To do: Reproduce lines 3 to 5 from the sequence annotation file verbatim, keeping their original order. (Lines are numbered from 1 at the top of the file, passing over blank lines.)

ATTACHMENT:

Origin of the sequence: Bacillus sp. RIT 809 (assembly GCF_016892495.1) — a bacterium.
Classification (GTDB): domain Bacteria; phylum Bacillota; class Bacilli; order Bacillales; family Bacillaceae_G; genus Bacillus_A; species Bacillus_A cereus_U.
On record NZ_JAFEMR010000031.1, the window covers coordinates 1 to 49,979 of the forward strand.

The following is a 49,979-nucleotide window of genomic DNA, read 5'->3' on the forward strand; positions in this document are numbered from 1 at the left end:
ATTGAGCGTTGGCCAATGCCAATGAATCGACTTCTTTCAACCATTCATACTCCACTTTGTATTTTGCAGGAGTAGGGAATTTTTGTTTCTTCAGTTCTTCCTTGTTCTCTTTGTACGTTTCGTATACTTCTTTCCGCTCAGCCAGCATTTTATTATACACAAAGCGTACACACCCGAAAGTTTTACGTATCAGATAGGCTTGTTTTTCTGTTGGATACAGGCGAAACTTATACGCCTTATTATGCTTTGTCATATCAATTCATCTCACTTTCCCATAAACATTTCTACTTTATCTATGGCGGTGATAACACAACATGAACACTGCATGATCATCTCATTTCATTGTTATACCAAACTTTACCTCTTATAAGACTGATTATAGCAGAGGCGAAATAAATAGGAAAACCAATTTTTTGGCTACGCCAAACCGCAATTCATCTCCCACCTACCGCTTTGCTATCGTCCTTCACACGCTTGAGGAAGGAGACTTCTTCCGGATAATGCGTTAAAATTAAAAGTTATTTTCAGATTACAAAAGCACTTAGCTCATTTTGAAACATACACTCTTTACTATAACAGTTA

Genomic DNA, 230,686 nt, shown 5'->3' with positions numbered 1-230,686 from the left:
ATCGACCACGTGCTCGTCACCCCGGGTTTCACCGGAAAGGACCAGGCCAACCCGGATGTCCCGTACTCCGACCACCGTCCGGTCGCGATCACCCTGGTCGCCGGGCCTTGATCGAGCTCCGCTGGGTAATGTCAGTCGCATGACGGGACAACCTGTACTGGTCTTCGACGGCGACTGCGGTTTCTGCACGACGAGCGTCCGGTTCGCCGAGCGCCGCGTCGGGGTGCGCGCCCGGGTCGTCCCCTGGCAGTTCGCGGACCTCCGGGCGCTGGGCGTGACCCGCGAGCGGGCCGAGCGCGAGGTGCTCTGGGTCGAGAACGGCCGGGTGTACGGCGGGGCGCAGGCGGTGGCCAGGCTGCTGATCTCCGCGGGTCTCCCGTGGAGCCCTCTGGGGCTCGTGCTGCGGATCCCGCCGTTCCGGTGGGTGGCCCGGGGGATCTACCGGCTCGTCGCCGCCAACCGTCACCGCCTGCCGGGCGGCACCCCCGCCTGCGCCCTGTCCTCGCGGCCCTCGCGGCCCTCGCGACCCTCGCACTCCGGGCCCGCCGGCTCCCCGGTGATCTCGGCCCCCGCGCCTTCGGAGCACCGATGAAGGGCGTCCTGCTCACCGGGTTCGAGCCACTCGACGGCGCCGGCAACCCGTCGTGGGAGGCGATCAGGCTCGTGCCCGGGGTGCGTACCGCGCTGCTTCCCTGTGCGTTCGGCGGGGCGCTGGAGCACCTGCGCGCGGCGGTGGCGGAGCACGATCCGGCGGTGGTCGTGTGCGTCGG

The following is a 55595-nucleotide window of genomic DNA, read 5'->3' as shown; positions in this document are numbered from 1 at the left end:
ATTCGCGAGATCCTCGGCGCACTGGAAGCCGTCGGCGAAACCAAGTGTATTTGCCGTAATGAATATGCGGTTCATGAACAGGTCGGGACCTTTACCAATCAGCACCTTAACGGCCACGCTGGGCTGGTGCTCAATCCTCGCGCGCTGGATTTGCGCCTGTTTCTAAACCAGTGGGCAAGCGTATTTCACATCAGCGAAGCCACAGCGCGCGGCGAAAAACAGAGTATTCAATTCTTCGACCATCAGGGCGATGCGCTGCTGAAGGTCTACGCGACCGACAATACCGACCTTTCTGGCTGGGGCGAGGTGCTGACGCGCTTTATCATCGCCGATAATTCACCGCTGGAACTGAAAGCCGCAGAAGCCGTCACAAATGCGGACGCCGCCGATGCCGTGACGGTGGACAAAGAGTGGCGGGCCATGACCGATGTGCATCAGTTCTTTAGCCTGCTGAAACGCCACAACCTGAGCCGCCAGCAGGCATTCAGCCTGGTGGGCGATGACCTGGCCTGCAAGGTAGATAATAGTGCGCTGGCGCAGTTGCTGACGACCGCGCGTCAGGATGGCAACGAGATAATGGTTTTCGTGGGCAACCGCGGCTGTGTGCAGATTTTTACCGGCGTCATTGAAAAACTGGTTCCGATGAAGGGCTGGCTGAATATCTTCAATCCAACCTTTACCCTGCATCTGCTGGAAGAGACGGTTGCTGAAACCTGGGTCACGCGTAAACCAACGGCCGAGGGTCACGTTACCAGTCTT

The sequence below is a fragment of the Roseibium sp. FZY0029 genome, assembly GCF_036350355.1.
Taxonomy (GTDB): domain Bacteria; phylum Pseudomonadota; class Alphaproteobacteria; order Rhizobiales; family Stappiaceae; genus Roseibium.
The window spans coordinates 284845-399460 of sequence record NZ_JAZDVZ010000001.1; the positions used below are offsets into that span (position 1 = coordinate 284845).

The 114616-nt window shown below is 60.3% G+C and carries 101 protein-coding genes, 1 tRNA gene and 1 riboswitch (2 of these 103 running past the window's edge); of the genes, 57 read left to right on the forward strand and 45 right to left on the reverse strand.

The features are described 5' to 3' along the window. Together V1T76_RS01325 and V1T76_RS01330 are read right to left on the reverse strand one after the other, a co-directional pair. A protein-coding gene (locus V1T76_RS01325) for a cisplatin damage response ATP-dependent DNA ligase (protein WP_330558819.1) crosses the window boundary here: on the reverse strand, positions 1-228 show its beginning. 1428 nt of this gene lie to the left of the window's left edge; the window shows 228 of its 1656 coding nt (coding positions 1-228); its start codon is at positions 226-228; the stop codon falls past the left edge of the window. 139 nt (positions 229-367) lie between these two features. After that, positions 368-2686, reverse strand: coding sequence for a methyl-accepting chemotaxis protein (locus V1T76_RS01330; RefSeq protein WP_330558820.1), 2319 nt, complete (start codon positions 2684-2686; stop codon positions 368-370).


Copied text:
On record NZ_JAFEMR010000031.1, the window covers coordinates 1 to 49,979 of the forward strand.

The following is a 49,979-nucleotide window of genomic DNA, read 5'->3' on the forward strand; positions in this document are numbered from 1 at the left end:
ATTGAGCGTTGGCCAATGCCAATGAATCGACTTCTTTCAACCATTCATACTCCACTTTGTATTTTGCAGGAGTAGGGAATTTTTGTTTCTTCAGTTCTTCCTTGTTCTCTTTGTACGTTTCGTATACTTCTTTCCGCTCAGCCAGCATTTTATTATACACAAAGCGTACACACCCGAAAGTTTTACGTATCAGATAGGCTTGTTTTTCTGTTGGATACAGGCGAAACTTATACGCCTTATTATGCTTTGTCATATCAATTCATCTCACTTTCCCATAAACATTTCTACTTTATCTATGGCGGTGATAACACAACATGAACACTGCATGATCATCTCATTTCATTGTTATACCAAACTTTACCTCTTATAAGACTGATTATAGCAGAGGCGAAATAAATAGGAAAACCAATTTTTTGGCTACGCCAAACCGCAATTCATCTCCCACCTACCGCTTTGCTATCGTCCTTCACACGCTTGAGGAAGGAGACTTCTTCCGGATAATGCGTTAAAATTAAAAGTTATTTTCAGATTACAAAAGCACTTAGCTCATTTTGAAACATACACTCTTTACTATAACAGTTA